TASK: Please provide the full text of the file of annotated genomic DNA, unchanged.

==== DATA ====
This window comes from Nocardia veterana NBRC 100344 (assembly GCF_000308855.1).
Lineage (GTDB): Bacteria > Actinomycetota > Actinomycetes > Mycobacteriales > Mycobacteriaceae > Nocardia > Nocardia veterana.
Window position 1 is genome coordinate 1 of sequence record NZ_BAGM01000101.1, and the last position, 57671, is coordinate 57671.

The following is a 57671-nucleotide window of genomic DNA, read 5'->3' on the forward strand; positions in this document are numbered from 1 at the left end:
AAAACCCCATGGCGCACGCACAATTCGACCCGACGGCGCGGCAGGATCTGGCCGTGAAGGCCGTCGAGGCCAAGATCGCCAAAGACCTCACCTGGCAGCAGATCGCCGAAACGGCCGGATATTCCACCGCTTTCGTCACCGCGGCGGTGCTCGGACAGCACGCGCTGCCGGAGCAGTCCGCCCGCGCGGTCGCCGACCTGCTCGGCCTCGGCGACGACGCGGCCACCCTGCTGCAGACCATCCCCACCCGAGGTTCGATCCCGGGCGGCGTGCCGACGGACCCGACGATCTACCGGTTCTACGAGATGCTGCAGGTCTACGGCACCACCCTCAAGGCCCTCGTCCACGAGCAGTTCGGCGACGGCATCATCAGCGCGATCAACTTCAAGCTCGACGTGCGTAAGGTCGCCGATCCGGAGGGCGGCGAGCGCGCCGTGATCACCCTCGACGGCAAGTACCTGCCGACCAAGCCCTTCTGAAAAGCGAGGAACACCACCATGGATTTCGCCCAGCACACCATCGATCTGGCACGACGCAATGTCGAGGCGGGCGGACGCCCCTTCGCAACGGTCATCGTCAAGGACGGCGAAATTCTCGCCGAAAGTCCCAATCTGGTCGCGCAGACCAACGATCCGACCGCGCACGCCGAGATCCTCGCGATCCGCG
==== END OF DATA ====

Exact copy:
This window comes from Nocardia veterana NBRC 100344 (assembly GCF_000308855.1).
Lineage (GTDB): Bacteria > Actinomycetota > Actinomycetes > Mycobacteriales > Mycobacteriaceae > Nocardia > Nocardia veterana.
Window position 1 is genome coordinate 1 of sequence record NZ_BAGM01000101.1, and the last position, 57671, is coordinate 57671.

The following is a 57671-nucleotide window of genomic DNA, read 5'->3' on the forward strand; positions in this document are numbered from 1 at the left end:
AAAACCCCATGGCGCACGCACAATTCGACCCGACGGCGCGGCAGGATCTGGCCGTGAAGGCCGTCGAGGCCAAGATCGCCAAAGACCTCACCTGGCAGCAGATCGCCGAAACGGCCGGATATTCCACCGCTTTCGTCACCGCGGCGGTGCTCGGACAGCACGCGCTGCCGGAGCAGTCCGCCCGCGCGGTCGCCGACCTGCTCGGCCTCGGCGACGACGCGGCCACCCTGCTGCAGACCATCCCCACCCGAGGTTCGATCCCGGGCGGCGTGCCGACGGACCCGACGATCTACCGGTTCTACGAGATGCTGCAGGTCTACGGCACCACCCTCAAGGCCCTCGTCCACGAGCAGTTCGGCGACGGCATCATCAGCGCGATCAACTTCAAGCTCGACGTGCGTAAGGTCGCCGATCCGGAGGGCGGCGAGCGCGCCGTGATCACCCTCGACGGCAAGTACCTGCCGACCAAGCCCTTCTGAAAAGCGAGGAACACCACCATGGATTTCGCCCAGCACACCATCGATCTGGCACGACGCAATGTCGAGGCGGGCGGACGCCCCTTCGCAACGGTCATCGTCAAGGACGGCGAAATTCTCGCCGAAAGTCCCAATCTGGTCGCGCAGACCAACGATCCGACCGCGCACGCCGAGATCCTCGCGATCCGCG